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Mobile Database Development Tutorial: Part Two

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Are you planning to build a client application using Java? In this second of four articles by Bryan Morgan on mobile database development, you learn how to construct a mobile sales database using the Adaptive Server Anywhere and UltraLite products from Sybase.
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Welcome to the second article in a series of four designed to introduce InformIT readers to the ins and outs of mobile database development. As we discussed in my first article in this series, "Mobile Database Development Tutorial: Part 1," the Sybase SQL Anywhere Studio 8.0 database product will be the DBMS tool of choice for our mobile clients due to its rich feature set and current popularity among developers who build mobile sales and field force automation applications. In the first article, we set up a basic Adaptive Server Anywhere (ASA) database (named mobile_sales.db) consisting of four tables:


In this article, I'll present the techniques required to build the actual client application using Java (either J2SE or a PersonalJava runtime environment are required). Note that we won't delve into J2ME MIDP here—neither ASA nor the UltraLite deployment option are supported on MIDP devices. J2SE or PersonalJava runtimes are currently available for Win32, Linux, Symbian, Windows CE, and Palm OS platforms—making Java a popular development language for developers who want to write data access code once and deploy it to a variety of platforms. I say "data access code" because the user interface will generally need to be customized for each individual platform to accommodate changes in form factor and screen real estate from device to device.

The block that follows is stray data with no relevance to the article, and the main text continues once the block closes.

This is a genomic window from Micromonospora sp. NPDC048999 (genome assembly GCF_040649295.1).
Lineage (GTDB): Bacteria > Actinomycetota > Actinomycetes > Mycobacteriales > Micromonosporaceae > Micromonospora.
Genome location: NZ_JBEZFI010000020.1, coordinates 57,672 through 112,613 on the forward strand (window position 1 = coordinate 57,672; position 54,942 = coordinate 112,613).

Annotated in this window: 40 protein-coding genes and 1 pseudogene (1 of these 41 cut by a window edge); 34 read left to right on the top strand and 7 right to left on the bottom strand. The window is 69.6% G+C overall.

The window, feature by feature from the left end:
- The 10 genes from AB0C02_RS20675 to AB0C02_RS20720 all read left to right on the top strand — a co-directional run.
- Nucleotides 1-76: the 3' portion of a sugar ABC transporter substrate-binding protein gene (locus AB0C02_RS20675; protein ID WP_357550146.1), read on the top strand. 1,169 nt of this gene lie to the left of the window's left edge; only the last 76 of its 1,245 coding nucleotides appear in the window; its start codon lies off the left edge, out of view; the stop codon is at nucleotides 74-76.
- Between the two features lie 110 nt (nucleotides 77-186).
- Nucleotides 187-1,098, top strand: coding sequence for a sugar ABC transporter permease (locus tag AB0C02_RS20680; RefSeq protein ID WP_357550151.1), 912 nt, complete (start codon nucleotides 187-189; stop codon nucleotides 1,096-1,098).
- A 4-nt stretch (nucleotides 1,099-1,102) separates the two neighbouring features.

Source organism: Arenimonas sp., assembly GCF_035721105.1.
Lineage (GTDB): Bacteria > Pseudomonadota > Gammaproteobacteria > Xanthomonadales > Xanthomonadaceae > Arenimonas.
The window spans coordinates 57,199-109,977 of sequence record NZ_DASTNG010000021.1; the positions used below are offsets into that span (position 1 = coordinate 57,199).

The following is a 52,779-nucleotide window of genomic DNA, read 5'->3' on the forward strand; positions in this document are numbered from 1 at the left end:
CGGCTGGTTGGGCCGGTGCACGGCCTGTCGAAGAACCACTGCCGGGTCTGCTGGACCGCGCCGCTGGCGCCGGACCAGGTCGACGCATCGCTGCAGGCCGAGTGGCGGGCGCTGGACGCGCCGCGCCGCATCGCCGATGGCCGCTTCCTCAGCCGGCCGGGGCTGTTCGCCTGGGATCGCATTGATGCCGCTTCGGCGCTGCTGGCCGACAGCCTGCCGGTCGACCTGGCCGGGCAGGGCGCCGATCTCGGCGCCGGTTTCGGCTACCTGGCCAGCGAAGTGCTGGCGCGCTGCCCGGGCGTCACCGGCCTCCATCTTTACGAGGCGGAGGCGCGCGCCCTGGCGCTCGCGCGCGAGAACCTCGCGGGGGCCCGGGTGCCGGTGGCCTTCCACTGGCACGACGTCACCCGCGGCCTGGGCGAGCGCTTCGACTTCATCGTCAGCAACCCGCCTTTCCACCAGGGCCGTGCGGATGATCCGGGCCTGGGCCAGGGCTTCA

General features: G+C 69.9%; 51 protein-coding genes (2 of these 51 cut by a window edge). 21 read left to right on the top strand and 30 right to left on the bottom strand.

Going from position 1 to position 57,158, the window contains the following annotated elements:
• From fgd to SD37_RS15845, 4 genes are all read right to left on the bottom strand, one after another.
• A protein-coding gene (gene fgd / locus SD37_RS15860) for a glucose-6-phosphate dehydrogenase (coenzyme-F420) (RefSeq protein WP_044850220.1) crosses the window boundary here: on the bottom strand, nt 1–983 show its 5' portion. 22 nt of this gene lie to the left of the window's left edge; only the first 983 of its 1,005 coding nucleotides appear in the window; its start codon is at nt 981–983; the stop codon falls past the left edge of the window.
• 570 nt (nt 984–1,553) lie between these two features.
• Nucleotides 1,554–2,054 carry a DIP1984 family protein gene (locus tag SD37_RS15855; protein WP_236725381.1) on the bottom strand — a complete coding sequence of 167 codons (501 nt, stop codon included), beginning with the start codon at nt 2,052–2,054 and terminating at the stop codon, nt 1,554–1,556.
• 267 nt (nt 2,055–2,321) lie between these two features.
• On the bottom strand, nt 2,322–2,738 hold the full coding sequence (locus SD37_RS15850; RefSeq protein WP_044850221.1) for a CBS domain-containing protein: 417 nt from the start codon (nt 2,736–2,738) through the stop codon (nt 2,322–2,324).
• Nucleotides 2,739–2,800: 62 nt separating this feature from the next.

Connecting to ASA

Connections to ASA databases are made via the supplied jConnect JDBC Driver, which is contained in the jconn2.jar file stored in the Sybase\Shared\jConnect-5_5 directory after installation. To access this JAR file from your application, simply include jconn2.jar in your classpath, as you would any other Java archive. This archive includes Sybase's 100% pure JDBC driver. A separate driver is included for applications that want to connect to an RDBMS using a JDBC-ODBC bridge. As with any JDBC application, the first step is to obtain a java.sql.Connection object that can be used to query the database. The following code snippet illustrates how this would be done:

Properties props = new Properties();
props.put( "user", "admin" );
props.put( "password", "123456" );
Class.forName( "com.sybase.jdbc.SybDriver" ).newInstance();
String URL = "jdbc:sybase:Tds:localhost";
Connection conn = DriverManager.getConnection( URL , props );

The connection above was obtained using a "ServiceName" parameter, which must be of the following syntax:


Typecasting the com.sybase.jdbc.SybDriver class allows us to also use the SybDriver class' setRemotePassword() method to pass additional parameters.

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